An environment that is safe is important for any child or youth. It was crucial for me because I did not always feel safe, spending a fair amount of time trying to avoid, and too often failing, a (non-blood) pedophile during some earlier years. At MCC there were responsible, trustworthy adults with name tags and there were enough that every area was nicely covered. If someone got hurt, there were people to help. And the other youths were mostly those I genuinely enjoyed seeing, yet could easily avoid if I chose–the place was big and choices many. I could breathe easy, never felt lost or bored. Surely this is true of the other children that attended on a week-end afternoon or for after-school hours of fun. It was a haven for any and all as well as recreational center.

I never worked there but at least one sister and brother did. By the time I was of age to do so, other things were starting to hold my attention and I spent less time at MCC. But it helped inform who I was becoming, provided healthy pleasures, a sense of security and  instruction across a few disciplines.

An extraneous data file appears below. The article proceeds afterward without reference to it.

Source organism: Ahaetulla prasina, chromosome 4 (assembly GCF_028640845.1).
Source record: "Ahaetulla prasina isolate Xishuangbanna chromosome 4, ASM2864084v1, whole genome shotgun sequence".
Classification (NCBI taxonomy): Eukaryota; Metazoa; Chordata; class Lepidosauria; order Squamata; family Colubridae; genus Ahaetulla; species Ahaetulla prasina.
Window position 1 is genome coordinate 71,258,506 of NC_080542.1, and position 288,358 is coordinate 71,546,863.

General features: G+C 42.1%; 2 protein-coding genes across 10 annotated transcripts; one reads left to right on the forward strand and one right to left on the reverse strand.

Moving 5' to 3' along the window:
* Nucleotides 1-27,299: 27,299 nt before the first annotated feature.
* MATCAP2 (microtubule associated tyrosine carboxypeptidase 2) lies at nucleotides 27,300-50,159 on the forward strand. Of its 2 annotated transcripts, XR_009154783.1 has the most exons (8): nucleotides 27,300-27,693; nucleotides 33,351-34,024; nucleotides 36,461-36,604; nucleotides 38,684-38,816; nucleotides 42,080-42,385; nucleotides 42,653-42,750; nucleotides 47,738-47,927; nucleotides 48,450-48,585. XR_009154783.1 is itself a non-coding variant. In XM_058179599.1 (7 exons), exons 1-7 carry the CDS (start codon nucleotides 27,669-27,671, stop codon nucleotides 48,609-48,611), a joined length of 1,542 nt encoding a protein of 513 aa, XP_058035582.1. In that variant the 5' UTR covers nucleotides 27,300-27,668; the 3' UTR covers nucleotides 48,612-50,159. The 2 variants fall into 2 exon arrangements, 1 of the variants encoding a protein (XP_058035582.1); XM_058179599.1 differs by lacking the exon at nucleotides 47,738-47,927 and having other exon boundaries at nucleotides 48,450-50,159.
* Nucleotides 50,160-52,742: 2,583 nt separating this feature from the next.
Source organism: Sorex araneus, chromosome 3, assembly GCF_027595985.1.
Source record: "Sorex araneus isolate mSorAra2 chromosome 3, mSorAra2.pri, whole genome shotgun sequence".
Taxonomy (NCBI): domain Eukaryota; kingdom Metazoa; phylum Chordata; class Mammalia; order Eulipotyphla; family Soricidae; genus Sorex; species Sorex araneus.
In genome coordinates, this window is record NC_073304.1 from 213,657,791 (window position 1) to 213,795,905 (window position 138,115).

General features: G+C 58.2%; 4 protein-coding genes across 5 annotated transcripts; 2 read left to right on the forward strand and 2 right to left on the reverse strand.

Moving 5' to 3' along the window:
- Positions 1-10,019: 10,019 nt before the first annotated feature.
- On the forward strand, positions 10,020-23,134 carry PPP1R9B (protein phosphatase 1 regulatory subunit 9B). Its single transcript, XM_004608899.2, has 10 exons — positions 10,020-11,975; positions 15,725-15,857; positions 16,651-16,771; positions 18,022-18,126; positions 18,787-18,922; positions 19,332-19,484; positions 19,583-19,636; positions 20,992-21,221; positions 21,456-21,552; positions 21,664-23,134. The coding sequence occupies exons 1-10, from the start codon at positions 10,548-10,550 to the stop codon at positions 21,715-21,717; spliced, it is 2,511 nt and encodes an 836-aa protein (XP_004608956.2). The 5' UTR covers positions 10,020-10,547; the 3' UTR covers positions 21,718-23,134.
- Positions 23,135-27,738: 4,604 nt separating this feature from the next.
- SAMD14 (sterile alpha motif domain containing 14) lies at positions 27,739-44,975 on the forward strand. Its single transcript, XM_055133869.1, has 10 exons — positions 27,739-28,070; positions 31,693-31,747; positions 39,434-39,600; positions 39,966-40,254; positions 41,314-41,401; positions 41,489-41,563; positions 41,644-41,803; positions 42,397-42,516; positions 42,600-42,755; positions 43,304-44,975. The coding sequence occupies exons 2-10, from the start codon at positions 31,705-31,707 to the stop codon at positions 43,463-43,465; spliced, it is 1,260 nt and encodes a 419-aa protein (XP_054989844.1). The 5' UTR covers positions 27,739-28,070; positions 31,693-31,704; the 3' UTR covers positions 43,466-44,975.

I have been to a community center here and there since then. Some have been good, some are not very welcoming or useful. But all are working to bring together a variety of people–for improvement of health and welfare, to strengthen communal spirit and encourage personal growth. People coming together: so needed more and more. And saving graces, all, amid the often empty hustle-bustle, the multiple hazards of the world. For my old hometown of Midland, Michigan’s enriching community center I remain grateful, hold close rewarding hours of those times. I was fortunate to engage in opportunities for play and learning all at once.

Now I need to more often avail myself of similar community offerings in my current city–and I encourage others to do the same. Check it out. I wish you a happy volleyball or basket ball game, or swan dive off that goose bump-inspiring high board–make a big splash!